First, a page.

Inquirer Editorial: Execution stay points to need for a moratorium
As near as Pennsylvania came Thursday to carrying out the state's first execution in more than a decade, there is still time for Gov. Corbett to enact the moratorium sought by a bipartisan legislative task force studying whether the death penalty makes any sense.
There's no doubt that the eleventh-hour reprieve for convicted York County killer Hubert L. Michael Jr. - affirmed in a rare move by the U.S. Supreme Court - lifts a rock on critical flaws in the capital punishment system.
But the brief, two-week stay issued to allow a federal judge to explain his denial of Michael's petition to escape death row provides too little time to determine whether justice would be served by his execution.
There's also a broader constitutional issue that must be resolved before any date is kept with the state's executioner: A pending class-action lawsuit legitimately calls into question whether the use of a lethal injection amounts to cruel and unusual punishment.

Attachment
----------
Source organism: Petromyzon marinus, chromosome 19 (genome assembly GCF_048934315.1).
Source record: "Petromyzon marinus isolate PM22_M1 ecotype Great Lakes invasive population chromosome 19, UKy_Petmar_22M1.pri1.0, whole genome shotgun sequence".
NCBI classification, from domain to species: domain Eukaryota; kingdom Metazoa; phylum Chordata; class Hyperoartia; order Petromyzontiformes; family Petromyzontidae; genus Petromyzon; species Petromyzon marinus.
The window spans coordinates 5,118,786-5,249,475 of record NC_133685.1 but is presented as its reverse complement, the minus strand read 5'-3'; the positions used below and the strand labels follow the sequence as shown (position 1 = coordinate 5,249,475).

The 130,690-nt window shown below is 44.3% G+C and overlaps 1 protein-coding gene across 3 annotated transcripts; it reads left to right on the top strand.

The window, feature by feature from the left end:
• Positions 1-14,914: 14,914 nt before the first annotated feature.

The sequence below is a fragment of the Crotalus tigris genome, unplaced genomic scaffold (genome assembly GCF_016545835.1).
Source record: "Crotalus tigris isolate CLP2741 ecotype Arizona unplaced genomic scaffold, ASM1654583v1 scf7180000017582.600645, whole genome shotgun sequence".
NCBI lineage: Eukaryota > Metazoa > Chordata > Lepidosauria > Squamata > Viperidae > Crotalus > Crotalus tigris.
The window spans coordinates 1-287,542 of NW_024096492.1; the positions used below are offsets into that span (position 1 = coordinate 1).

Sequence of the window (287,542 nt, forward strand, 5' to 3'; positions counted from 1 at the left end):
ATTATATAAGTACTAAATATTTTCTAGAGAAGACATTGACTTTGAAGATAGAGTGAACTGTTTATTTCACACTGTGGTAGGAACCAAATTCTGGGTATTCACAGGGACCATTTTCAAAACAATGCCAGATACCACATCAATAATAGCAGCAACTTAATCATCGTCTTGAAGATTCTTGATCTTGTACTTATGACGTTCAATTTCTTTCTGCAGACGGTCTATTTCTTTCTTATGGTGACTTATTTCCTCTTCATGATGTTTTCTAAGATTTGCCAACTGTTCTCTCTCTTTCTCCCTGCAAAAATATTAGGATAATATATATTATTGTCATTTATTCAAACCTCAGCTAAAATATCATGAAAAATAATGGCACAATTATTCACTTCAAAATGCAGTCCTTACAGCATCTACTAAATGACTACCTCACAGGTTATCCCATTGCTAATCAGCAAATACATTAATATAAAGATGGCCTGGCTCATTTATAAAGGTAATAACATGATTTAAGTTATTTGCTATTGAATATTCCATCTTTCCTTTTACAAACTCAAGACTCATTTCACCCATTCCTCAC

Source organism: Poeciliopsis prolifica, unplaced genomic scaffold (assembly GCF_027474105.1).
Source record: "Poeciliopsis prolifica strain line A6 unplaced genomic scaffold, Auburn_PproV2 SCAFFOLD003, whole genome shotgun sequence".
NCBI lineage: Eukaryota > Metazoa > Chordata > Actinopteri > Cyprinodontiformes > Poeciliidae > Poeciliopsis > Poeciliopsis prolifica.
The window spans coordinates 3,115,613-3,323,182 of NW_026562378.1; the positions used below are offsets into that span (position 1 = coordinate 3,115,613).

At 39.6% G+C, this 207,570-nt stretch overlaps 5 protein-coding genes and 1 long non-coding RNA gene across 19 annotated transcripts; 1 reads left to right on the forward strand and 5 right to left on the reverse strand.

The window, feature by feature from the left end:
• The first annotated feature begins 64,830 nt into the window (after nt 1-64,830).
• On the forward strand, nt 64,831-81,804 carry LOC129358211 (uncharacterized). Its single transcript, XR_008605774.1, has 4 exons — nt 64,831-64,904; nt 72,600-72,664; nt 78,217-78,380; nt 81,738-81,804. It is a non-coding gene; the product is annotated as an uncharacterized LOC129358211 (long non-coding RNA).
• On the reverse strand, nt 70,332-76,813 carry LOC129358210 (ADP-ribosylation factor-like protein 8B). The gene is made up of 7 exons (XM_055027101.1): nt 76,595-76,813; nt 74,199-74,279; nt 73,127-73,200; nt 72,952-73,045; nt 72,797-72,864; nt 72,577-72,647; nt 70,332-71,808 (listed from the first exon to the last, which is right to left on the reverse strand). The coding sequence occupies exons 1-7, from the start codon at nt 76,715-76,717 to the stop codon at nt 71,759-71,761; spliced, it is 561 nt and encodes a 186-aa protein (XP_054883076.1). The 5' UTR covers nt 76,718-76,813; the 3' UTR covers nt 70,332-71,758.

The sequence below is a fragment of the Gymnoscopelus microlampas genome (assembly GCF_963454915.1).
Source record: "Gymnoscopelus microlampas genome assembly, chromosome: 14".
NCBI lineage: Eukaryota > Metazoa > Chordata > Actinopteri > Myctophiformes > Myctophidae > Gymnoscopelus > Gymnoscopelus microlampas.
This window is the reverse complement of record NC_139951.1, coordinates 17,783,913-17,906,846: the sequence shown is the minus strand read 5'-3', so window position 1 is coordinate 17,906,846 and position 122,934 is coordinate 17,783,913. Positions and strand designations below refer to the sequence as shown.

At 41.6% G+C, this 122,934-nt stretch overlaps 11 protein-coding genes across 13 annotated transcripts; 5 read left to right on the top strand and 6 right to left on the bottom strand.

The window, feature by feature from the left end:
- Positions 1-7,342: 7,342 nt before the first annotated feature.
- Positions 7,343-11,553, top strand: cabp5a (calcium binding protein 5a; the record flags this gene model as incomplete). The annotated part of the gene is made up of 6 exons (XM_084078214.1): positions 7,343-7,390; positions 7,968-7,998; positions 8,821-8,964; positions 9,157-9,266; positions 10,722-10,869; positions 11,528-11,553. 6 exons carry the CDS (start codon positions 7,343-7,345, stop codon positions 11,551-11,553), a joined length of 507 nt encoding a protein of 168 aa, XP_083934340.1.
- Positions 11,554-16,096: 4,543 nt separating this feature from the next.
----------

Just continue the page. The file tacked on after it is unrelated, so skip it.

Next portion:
Going ahead with Michael's execution also would violate the spirit of Supreme Court rulings that limit the death penalty for defendants with psychological problems. The court now bans executing the mentally retarded, as well as juveniles, who, due to their youth, have a limited grasp of the impact of their crimes.
So, the state Attorney General's Office should not be allowed to assert that Michael lost his right to fight execution because he once appeared to accept it. Since there's no rush to execute someone for a crime dating to 1993, the courts must have time to explore legal avenues that point out the wrongfulness of this punishment.
Beyond scrutinizing one killer's pleas, the events surrounding preparations for an execution illustrate the needless costs capital punishment entails. The endless legal proceedings are a given. There's also the enormous emotional toll on relatives and friends of victims during the lengthy appeals process.
Last week, those closest to Michael's young victim - Trista Eng, 16 - wept before state pardons officials. Ending capital punishment would spare all victims' families that anguish, offering them the hope of closure and some measure of peace. Corbett has the power to begin that healing by declaring a moratorium.